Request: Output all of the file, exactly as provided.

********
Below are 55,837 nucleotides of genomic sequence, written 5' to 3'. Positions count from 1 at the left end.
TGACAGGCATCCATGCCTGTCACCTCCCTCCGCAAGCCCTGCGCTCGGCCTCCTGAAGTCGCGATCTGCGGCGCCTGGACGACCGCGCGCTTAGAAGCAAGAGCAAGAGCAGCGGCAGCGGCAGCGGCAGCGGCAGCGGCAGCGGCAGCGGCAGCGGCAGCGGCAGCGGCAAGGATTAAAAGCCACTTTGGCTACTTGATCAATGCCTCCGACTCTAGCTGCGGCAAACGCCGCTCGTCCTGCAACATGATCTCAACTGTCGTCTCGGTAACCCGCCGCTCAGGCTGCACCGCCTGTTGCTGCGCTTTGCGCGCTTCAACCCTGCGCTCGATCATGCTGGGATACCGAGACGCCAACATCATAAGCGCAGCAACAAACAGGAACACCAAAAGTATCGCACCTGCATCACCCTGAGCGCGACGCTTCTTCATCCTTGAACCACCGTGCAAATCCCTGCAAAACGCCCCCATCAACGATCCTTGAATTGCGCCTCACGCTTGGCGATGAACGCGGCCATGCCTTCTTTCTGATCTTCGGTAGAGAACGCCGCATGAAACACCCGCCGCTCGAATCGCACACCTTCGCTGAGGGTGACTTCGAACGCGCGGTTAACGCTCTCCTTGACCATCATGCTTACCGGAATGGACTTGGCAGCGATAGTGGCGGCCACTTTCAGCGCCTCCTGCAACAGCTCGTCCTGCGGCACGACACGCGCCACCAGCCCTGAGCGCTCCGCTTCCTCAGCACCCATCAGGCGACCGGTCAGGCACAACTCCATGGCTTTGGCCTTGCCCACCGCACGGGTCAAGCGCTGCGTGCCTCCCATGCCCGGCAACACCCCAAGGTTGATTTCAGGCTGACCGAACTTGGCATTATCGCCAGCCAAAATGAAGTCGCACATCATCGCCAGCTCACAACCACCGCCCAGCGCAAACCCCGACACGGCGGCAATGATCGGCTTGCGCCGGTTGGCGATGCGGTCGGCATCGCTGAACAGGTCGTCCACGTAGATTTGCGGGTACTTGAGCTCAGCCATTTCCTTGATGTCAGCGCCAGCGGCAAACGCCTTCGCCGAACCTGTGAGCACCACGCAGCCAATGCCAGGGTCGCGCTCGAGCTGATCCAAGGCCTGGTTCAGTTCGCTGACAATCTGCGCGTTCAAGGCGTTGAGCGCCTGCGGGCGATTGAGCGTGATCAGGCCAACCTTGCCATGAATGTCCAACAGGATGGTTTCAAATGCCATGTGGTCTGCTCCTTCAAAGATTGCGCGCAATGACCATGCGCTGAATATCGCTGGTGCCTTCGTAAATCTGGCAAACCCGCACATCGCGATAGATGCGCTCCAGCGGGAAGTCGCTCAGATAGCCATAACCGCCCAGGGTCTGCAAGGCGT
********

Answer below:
Below are 55,837 nucleotides of genomic sequence, written 5' to 3'. Positions count from 1 at the left end.
TGACAGGCATCCATGCCTGTCACCTCCCTCCGCAAGCCCTGCGCTCGGCCTCCTGAAGTCGCGATCTGCGGCGCCTGGACGACCGCGCGCTTAGAAGCAAGAGCAAGAGCAGCGGCAGCGGCAGCGGCAGCGGCAGCGGCAGCGGCAGCGGCAGCGGCAGCGGCAGCGGCAAGGATTAAAAGCCACTTTGGCTACTTGATCAATGCCTCCGACTCTAGCTGCGGCAAACGCCGCTCGTCCTGCAACATGATCTCAACTGTCGTCTCGGTAACCCGCCGCTCAGGCTGCACCGCCTGTTGCTGCGCTTTGCGCGCTTCAACCCTGCGCTCGATCATGCTGGGATACCGAGACGCCAACATCATAAGCGCAGCAACAAACAGGAACACCAAAAGTATCGCACCTGCATCACCCTGAGCGCGACGCTTCTTCATCCTTGAACCACCGTGCAAATCCCTGCAAAACGCCCCCATCAACGATCCTTGAATTGCGCCTCACGCTTGGCGATGAACGCGGCCATGCCTTCTTTCTGATCTTCGGTAGAGAACGCCGCATGAAACACCCGCCGCTCGAATCGCACACCTTCGCTGAGGGTGACTTCGAACGCGCGGTTAACGCTCTCCTTGACCATCATGCTTACCGGAATGGACTTGGCAGCGATAGTGGCGGCCACTTTCAGCGCCTCCTGCAACAGCTCGTCCTGCGGCACGACACGCGCCACCAGCCCTGAGCGCTCCGCTTCCTCAGCACCCATCAGGCGACCGGTCAGGCACAACTCCATGGCTTTGGCCTTGCCCACCGCACGGGTCAAGCGCTGCGTGCCTCCCATGCCCGGCAACACCCCAAGGTTGATTTCAGGCTGACCGAACTTGGCATTATCGCCAGCCAAAATGAAGTCGCACATCATCGCCAGCTCACAACCACCGCCCAGCGCAAACCCCGACACGGCGGCAATGATCGGCTTGCGCCGGTTGGCGATGCGGTCGGCATCGCTGAACAGGTCGTCCACGTAGATTTGCGGGTACTTGAGCTCAGCCATTTCCTTGATGTCAGCGCCAGCGGCAAACGCCTTCGCCGAACCTGTGAGCACCACGCAGCCAATGCCAGGGTCGCGCTCGAGCTGATCCAAGGCCTGGTTCAGTTCGCTGACAATCTGCGCGTTCAAGGCGTTGAGCGCCTGCGGGCGATTGAGCGTGATCAGGCCAACCTTGCCATGAATGTCCAACAGGATGGTTTCAAATGCCATGTGGTCTGCTCCTTCAAAGATTGCGCGCAATGACCATGCGCTGAATATCGCTGGTGCCTTCGTAAATCTGGCAAACCCGCACATCGCGATAGATGCGCTCCAGCGGGAAGTCGCTCAGATAGCCATAACCGCCCAGGGTCTGCAAGGCGT